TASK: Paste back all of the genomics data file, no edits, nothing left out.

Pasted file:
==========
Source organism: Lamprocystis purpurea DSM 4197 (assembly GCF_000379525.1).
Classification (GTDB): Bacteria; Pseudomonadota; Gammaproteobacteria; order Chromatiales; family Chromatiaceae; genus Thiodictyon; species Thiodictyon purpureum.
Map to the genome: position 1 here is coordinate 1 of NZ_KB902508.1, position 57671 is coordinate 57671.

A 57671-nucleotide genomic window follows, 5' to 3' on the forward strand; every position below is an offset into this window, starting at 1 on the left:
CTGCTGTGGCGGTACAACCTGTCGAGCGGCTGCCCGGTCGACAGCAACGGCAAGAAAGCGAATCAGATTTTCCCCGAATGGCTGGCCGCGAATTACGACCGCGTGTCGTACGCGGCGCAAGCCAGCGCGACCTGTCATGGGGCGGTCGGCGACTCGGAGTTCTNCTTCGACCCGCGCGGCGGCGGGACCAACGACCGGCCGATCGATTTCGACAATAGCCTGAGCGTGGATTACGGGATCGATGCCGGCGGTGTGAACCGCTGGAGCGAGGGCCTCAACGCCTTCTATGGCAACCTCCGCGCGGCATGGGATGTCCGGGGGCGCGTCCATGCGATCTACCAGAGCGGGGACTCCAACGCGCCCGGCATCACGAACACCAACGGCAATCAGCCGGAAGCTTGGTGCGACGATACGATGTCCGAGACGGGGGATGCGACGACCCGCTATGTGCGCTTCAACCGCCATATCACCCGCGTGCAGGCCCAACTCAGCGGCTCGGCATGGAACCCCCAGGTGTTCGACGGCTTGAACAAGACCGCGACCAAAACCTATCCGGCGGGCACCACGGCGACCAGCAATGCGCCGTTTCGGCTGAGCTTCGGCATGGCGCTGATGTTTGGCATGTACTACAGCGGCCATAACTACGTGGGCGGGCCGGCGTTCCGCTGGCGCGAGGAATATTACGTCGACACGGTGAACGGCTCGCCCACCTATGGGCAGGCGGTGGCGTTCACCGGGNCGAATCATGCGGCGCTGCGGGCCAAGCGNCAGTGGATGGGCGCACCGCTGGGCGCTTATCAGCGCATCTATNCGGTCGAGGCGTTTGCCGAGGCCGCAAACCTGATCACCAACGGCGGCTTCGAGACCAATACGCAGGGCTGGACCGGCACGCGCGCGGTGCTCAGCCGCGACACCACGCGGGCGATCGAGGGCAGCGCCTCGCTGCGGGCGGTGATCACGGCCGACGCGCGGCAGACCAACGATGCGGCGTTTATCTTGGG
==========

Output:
Source organism: Lamprocystis purpurea DSM 4197 (assembly GCF_000379525.1).
Classification (GTDB): Bacteria; Pseudomonadota; Gammaproteobacteria; order Chromatiales; family Chromatiaceae; genus Thiodictyon; species Thiodictyon purpureum.
Map to the genome: position 1 here is coordinate 1 of NZ_KB902508.1, position 57671 is coordinate 57671.

A 57671-nucleotide genomic window follows, 5' to 3' on the forward strand; every position below is an offset into this window, starting at 1 on the left:
CTGCTGTGGCGGTACAACCTGTCGAGCGGCTGCCCGGTCGACAGCAACGGCAAGAAAGCGAATCAGATTTTCCCCGAATGGCTGGCCGCGAATTACGACCGCGTGTCGTACGCGGCGCAAGCCAGCGCGACCTGTCATGGGGCGGTCGGCGACTCGGAGTTCTNCTTCGACCCGCGCGGCGGCGGGACCAACGACCGGCCGATCGATTTCGACAATAGCCTGAGCGTGGATTACGGGATCGATGCCGGCGGTGTGAACCGCTGGAGCGAGGGCCTCAACGCCTTCTATGGCAACCTCCGCGCGGCATGGGATGTCCGGGGGCGCGTCCATGCGATCTACCAGAGCGGGGACTCCAACGCGCCCGGCATCACGAACACCAACGGCAATCAGCCGGAAGCTTGGTGCGACGATACGATGTCCGAGACGGGGGATGCGACGACCCGCTATGTGCGCTTCAACCGCCATATCACCCGCGTGCAGGCCCAACTCAGCGGCTCGGCATGGAACCCCCAGGTGTTCGACGGCTTGAACAAGACCGCGACCAAAACCTATCCGGCGGGCACCACGGCGACCAGCAATGCGCCGTTTCGGCTGAGCTTCGGCATGGCGCTGATGTTTGGCATGTACTACAGCGGCCATAACTACGTGGGCGGGCCGGCGTTCCGCTGGCGCGAGGAATATTACGTCGACACGGTGAACGGCTCGCCCACCTATGGGCAGGCGGTGGCGTTCACCGGGNCGAATCATGCGGCGCTGCGGGCCAAGCGNCAGTGGATGGGCGCACCGCTGGGCGCTTATCAGCGCATCTATNCGGTCGAGGCGTTTGCCGAGGCCGCAAACCTGATCACCAACGGCGGCTTCGAGACCAATACGCAGGGCTGGACCGGCACGCGCGCGGTGCTCAGCCGCGACACCACGCGGGCGATCGAGGGCAGCGCCTCGCTGCGGGCGGTGATCACGGCCGACGCGCGGCAGACCAACGATGCGGCGTTTATCTTGGG